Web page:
Chapter 39 of Great Expectations

Chapter 39 of Great Expectations

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Why is chapter 39 of Great Expectations a key chapter and how does
Dickens convey its importance and drama to the reader?

Chapter 39 is a pivotal chapter in the novel because Pip finally finds
out who his benefactor is and how his feelings are portrayed through
the language Dickens used. I will also explain in this essay how
Dickens has conveyed to the reader.

In the beginning of the chapter the reader is reminded of the age Pip
is ‘I was three and twenty years of age.’ This is reminding the reader
that many years had passed and that Pip had nothing to ‘enlighten’ him
on his expectations. He has also left ‘Barnard’s Inn more than a year,
and lived in temple’. He hasn’t seen Mr. Pocket for some time now,
which is curious because they were the best of friends. Pip is
‘alone’ and he was ‘dispirited and anxious’ this may be because he
still doesn’t know who is benefactor is that he is all alone now, He
missed his ‘friend’, Dickens has used the effect of weather to have an
effect on Pip’s feelings, ‘it was wretched weather…deep in all the
streets’ this is showing us that a long line of bad weather ‘day after
day’, this has been described as Pip’s ‘…heavy veil’ this is like a
cloak has been put over Pip’s face and he cannot see what lies ahead
of him, This weather effect heightens the reader’s curiosity because
if Pip cannot see what is ahead of him, then where will he end up, and
this adds extra drama because of the same reasons; will this turn out
good? Or will it turn out bad? Dickens attention to detail is
fascinating, ‘So furious had been the gusts…rages of wind’ It is like
the world is revolving around Pip; he is having a miserable time, and
the winds are destroying the city.

Dickens uses a technique that is used in most ‘scary’ settings, Pip
hears the footsteps of the stranger outside his room, he begins to be
paranoid, it’s dark, bad weather, his sister is dead and he is all
alone, then he hears a footstep which makes him jump he fears (as an
imagination) that it is his ‘dead sister’. Dickens creates more
suspense as Pip has remembered that the stair lights are out, so he
will not be able to see who is downstairs, At the point where the
stranger says Pip’s name, everything freezes, for the reader and Pip,
we begin to think who is this man? Who comes out of nowhere and knows
Pip? This creates more tension within the chapter on how the weather,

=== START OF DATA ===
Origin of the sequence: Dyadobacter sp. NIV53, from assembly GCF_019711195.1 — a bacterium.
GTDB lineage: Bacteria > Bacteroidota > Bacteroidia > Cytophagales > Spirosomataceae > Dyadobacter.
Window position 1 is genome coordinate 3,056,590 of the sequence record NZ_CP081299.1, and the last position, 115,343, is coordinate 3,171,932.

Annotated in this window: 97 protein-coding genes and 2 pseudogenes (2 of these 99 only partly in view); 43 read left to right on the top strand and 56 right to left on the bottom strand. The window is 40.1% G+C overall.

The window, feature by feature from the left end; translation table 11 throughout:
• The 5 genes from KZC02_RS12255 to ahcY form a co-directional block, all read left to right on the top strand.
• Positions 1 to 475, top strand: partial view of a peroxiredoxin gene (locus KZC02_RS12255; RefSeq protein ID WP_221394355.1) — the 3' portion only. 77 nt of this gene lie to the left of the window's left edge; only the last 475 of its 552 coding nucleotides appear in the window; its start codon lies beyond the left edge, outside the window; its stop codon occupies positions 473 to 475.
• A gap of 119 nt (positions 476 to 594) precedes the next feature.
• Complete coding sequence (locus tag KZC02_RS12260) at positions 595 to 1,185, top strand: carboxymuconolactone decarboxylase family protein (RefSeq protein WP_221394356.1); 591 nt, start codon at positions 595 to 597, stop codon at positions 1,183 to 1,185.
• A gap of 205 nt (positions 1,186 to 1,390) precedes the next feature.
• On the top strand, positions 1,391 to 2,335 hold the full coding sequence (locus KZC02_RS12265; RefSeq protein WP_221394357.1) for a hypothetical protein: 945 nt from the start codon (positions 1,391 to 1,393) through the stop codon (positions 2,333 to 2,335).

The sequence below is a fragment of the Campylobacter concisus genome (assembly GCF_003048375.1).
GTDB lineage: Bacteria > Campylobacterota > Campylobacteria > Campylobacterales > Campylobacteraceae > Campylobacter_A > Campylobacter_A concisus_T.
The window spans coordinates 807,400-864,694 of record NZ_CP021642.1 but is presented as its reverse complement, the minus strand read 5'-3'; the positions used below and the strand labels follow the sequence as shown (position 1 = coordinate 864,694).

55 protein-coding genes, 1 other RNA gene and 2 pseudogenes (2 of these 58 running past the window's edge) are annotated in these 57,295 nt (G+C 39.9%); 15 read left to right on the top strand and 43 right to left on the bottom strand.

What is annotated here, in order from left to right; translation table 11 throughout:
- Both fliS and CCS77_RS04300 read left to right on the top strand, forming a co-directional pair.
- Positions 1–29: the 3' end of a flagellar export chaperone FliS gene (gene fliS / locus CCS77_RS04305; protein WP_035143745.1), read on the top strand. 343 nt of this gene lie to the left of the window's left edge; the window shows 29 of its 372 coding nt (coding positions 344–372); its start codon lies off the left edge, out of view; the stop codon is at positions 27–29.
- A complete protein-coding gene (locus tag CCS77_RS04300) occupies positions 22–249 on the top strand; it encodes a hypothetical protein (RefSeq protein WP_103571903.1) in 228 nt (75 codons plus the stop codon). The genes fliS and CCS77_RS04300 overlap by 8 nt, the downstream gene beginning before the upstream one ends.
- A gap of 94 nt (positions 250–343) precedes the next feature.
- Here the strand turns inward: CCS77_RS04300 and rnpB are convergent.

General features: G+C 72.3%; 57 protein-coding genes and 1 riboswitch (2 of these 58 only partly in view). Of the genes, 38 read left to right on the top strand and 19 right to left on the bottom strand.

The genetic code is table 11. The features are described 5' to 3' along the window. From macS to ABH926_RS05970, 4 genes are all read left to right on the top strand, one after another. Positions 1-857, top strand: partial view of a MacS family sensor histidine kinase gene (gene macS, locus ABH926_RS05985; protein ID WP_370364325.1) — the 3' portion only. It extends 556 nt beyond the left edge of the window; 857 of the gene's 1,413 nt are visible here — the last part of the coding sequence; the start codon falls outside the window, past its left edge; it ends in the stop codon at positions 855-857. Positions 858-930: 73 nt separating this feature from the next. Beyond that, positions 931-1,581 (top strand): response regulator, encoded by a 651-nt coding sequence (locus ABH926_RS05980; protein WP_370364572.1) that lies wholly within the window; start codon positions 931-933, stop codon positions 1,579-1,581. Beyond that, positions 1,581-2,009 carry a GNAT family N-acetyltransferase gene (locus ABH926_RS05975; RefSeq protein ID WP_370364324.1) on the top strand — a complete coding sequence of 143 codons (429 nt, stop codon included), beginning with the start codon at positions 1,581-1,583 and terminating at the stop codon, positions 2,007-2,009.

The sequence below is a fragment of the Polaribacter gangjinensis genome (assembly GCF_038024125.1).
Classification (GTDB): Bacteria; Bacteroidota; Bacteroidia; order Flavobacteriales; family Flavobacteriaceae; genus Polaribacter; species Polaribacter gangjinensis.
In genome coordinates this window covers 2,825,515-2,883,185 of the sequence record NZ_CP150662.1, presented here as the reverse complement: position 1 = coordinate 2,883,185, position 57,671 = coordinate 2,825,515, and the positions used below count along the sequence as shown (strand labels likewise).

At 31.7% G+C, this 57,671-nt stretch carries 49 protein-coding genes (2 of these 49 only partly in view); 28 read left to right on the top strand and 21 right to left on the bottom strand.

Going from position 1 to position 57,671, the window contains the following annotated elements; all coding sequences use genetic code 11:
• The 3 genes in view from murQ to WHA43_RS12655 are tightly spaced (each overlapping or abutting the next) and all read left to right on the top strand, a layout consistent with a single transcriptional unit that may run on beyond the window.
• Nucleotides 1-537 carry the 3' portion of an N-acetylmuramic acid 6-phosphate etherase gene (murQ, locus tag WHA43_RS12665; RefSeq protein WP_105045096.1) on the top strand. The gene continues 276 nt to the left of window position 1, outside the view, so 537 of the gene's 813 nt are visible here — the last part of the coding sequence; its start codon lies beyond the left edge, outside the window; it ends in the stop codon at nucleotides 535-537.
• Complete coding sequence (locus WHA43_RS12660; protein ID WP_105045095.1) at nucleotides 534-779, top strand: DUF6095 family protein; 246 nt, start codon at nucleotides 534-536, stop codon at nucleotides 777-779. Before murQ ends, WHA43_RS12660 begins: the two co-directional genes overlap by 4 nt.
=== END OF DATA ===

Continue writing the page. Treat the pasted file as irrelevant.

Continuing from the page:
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Pip’s feelings and his emotions are in contrasts with his fear, and
now, a stranger has come to see Pip.

Dickens makes Pip is reluctant to invite the man into his home because
of the question the stranger asks ‘There’s no one nigh…is there?’
which is created more drama and suspense in this chapter because it
makes the reader wonder why would he want to know who is up there
instead of Pip? The greatest surprise is when we finally find out who
this stranger is…he is Magwitch, the convict who Pip helped long ago.
Magwitch makes a game of who Pip’s benefactor is, ‘how are you
living?’’ I hope you have this well?’ these are only a few questions
he keeps shooting at him. Then it is finally revealed. ; Yes, Pip,
dear boy, I’ve made a gentleman on you!’ This has again froze the
reader; all those thoughts of Miss Havisham being Pip’s benefactor,
Pip tries to find out if anyone else beside Mr. Jaggers was involved,
but ‘why should there be?’ ‘O ESTELLA, ESTALLA’ Dickens’s has played
with Pip’s feelings, making him think that there is something to do
with this, that Estella has now nothing to do with this.

Dickens has decided to make Pip not behave as a 19th century gentleman
should; he keeps interrupting Magwitch while he talks. But what Pip
doesn’t realise is-through all his fear and doubt-that Magwitch came
back from Australia to make all this happen, Magwitch risked his own
life to come back, (It was common for convicts to be sent to Australia
at that time and that they would be hanged of they were to ever
return). Pip also realises that Magwitch’s life is in his own hands
‘where will you put me?’–‘to sleep? Pip is surprised that he asks
this, he doesn’t know what to do he decides to put him in a room to
sleep for the night.

Along with Pip, the reader may feel that Magwitch will harm Pip during
the night, so Dickens has built up to this by making the reader think
that, ‘Magwitch comes unsurprisingly to Pip’s door, and he expects to
sleep here?’ this question may be in the mind of the reader. Dickens
has conveyed that Pip has no faith in ‘Miss Havisham’, that she has
‘no intentions for’ him that they are ‘not designed for’ him. His
desires are nothing but a mere childhood dream. The ‘black veil’ on
Pip’s face must now open up and we will now see what lies ahead of

Dickens has used repletion on the images and sounds in this chapter,
and has also played with Pip’s feelings, which also plays with the
readers feelings, we now what Pip knows, there was no dramatic irony,
this was a surprise for Pip and the reader, which to me is good way of
writing a story, all we knew is what Pip knew. So in conclusion I
believe that Dickens has created the most powerful chapter in Great
Expectations and he has made Pip realise a valuable lesson: that
noting is what it seems, that everything that once was, is lost, and
everything that should have been remembered, was forgotten and that a
dream and turn into a nightmare- into a linear sequence of scares, but
still have an effect on your subconscience.
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